On this Thanksgiving, I’m deeply touched by and thankful for the #MeToo Movement. I have suffered many assaults and abuses in my life, most of which were either ignored by my so-called protectors or I chose to keep quiet about ... until now. Here’s the (short) list:
Age 5: Fondled by a babysitter - one of my earliest memories.
Age 6-10: Sexually abused by a male relative.
Age 16: Held down and groped by a hairdresser while having my hair washed in a salon. My mother insisted I press charges. It was suggested by the police that I shouldn’t wear such skimpy running shorts. My attacker admitted guilt and was placed on probation even though he was a registered sex offender.
Age 17: Asked by a candidate for Congress to wear more revealing clothing when canvassing door-to-door and when volunteering in his campaign office.
Age 18: Raped after accepting a ride home from a stranger at a bar. I didn't press charges because ... see above.
Age 23: Slapped across face by relative and called a whore for the offense of staying out past midnight.
Age 42: Chased around a parking lot by a boss in search of a kiss.
Age 43: Groped by an esthetician while having my eyebrows waxed.
Age 44: Told by man I was dating that if we were to continue seeing each other, he'd need me to lose at least 15 pounds. At the time, my 5-foot-9 frame weighed 135 pounds.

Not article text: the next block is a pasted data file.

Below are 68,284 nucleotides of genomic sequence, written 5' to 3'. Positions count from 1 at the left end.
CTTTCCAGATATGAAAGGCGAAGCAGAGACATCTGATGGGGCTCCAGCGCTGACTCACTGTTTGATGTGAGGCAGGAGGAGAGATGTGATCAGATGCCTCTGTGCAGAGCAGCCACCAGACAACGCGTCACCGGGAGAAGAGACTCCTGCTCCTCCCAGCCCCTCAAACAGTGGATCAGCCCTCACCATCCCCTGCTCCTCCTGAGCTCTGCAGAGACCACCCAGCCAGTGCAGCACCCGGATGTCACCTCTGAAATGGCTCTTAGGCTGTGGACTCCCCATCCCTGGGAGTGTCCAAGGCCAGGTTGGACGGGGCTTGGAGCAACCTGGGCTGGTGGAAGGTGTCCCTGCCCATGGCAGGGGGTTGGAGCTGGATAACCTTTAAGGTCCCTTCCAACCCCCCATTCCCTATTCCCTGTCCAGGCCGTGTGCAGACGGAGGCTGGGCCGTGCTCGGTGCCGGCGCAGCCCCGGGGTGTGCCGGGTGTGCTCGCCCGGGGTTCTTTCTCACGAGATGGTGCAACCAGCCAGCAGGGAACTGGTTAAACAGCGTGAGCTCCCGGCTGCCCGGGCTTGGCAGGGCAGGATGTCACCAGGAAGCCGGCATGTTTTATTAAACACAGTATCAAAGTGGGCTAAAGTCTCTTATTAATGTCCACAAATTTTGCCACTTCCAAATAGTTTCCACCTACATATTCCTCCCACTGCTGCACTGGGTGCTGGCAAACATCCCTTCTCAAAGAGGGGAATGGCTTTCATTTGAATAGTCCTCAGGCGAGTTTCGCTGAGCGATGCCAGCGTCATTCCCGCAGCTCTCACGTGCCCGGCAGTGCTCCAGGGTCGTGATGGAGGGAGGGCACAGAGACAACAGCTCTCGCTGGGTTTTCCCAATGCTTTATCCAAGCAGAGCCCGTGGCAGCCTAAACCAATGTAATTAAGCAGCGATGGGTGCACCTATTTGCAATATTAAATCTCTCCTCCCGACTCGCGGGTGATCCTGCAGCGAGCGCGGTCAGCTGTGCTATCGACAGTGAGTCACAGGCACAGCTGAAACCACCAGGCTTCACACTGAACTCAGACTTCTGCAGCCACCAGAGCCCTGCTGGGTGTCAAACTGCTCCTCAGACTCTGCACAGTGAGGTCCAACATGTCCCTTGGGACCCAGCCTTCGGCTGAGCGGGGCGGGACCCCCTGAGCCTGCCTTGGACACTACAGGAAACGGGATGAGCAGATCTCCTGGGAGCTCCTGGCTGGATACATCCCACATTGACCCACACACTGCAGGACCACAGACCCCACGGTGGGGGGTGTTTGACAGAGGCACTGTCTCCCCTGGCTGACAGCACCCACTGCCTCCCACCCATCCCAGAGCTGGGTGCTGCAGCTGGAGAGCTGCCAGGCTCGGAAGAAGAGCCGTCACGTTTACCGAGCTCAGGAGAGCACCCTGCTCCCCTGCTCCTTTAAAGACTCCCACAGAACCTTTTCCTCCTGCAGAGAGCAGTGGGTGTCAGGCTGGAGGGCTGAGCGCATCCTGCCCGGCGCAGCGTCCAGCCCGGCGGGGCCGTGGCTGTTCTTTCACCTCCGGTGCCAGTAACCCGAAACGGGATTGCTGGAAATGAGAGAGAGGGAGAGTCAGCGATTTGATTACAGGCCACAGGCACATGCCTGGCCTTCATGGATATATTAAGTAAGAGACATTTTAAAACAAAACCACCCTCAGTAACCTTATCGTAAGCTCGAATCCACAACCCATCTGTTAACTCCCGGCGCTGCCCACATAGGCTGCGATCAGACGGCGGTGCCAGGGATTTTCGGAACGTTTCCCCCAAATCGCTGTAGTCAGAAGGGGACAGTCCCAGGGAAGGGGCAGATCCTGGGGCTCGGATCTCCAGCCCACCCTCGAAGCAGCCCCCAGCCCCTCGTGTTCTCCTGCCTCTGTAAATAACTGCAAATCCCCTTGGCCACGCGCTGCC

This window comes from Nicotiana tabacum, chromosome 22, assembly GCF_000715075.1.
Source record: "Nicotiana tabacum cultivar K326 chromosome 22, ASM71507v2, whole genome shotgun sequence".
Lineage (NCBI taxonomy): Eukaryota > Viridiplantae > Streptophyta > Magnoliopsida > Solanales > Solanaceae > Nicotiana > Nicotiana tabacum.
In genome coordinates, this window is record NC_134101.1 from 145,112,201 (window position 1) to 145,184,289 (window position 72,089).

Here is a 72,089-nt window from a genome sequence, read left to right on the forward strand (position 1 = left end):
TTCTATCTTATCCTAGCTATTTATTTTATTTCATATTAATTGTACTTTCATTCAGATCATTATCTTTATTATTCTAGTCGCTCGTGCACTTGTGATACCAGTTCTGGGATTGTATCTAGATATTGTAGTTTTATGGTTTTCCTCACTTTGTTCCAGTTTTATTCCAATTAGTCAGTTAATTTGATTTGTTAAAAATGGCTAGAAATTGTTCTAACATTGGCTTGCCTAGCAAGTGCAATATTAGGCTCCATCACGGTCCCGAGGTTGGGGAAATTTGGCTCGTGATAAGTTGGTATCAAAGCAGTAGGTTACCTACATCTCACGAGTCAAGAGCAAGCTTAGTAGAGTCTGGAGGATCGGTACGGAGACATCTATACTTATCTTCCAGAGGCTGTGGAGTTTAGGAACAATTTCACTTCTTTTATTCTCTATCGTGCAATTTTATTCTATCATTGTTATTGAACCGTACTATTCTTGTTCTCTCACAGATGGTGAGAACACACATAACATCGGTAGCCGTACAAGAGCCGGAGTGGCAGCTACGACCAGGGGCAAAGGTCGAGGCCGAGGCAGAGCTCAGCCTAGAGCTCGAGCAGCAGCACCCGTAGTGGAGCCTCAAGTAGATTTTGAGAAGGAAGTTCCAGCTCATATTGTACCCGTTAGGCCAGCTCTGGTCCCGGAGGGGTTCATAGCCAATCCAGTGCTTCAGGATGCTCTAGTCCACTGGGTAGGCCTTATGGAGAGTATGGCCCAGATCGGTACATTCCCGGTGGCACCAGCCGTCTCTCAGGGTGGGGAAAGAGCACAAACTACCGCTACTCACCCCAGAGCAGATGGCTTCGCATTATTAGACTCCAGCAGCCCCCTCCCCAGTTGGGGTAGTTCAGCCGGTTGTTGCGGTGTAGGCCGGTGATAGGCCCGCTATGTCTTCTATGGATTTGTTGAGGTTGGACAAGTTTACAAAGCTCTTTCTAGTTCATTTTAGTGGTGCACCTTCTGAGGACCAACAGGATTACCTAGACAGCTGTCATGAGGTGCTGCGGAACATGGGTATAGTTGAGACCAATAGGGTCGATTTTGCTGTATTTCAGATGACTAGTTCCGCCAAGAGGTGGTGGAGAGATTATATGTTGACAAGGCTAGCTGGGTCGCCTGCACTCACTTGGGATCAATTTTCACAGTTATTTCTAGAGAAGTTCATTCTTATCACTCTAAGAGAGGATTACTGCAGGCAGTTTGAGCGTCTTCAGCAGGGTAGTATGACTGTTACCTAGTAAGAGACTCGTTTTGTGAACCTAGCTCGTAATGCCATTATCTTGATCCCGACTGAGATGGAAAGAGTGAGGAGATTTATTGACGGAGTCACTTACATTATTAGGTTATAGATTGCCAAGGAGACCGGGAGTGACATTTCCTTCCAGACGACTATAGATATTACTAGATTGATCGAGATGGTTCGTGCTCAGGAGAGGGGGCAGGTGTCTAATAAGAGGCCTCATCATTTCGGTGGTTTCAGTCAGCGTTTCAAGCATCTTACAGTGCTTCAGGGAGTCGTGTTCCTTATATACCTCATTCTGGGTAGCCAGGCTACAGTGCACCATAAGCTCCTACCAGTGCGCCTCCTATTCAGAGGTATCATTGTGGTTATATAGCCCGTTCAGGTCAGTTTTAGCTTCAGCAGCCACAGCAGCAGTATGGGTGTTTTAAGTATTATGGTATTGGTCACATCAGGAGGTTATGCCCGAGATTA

Age 45: Groped by a friend's husband at a New Year’s Eve Party.
Age 55: (two months ago) Witness to a man sitting across from me in a public space masturbating.
My entire life has been filled with microaggressions. The construction worker who cat-called me from his safe perch on an iron beam. The male co-worker who didn’t take me seriously in front of co-workers, then appropriated my ideas. The handyman who tried to overcharge me because he assumed I didn't know what an HDMI cable was or costs. The rare occasions I risked standing up for myself only to be accused of being shrill. The compliments I received on my looks but not my intelligence, service or performance.
These are an infinitesimal number of small cuts that have accumulated over a day, a year and a lifetime, leaving me tired, and at times, depressed and angry.
So, yes, I’m very thankful for the brave women who’ve declared they are “not going to take it anymore.” And, most importantly, that their accusations are beginning to be believed.
Not unexpectedly, a backlash has begun. As heroes and icons get swept up in the tsunami of accusations, some are asking, “Is the goal of the #MeToo Movement simply to bring people down based on politics and hate?”
The short answer is “no.”
The goal is to shine a light on really bad behavior, and poor form, and scary moments for women that derail their careers and scar them emotionally - for life.
The goal is to create an environment where everyone feels safe, and where poor behavior is shunned and unwelcome.
The goal is to ensure that predators - even Bill Clinton - never again flourish while the accuser’s life is ruined.
The goal is to not allow women to be placated by settlements and have their voices taken away with non-disclosure agreements.
The goal is that after the generation of skittishness that is to come, perhaps men will stop behaving badly and women will begin to know their value.
And just as my dad, brothers, uncles and bosses had a chip in their brain telling them it was okay to pat a co-worker on the butt - or worse - the next generation of men will have a chip in their brain telling them where the lines are drawn.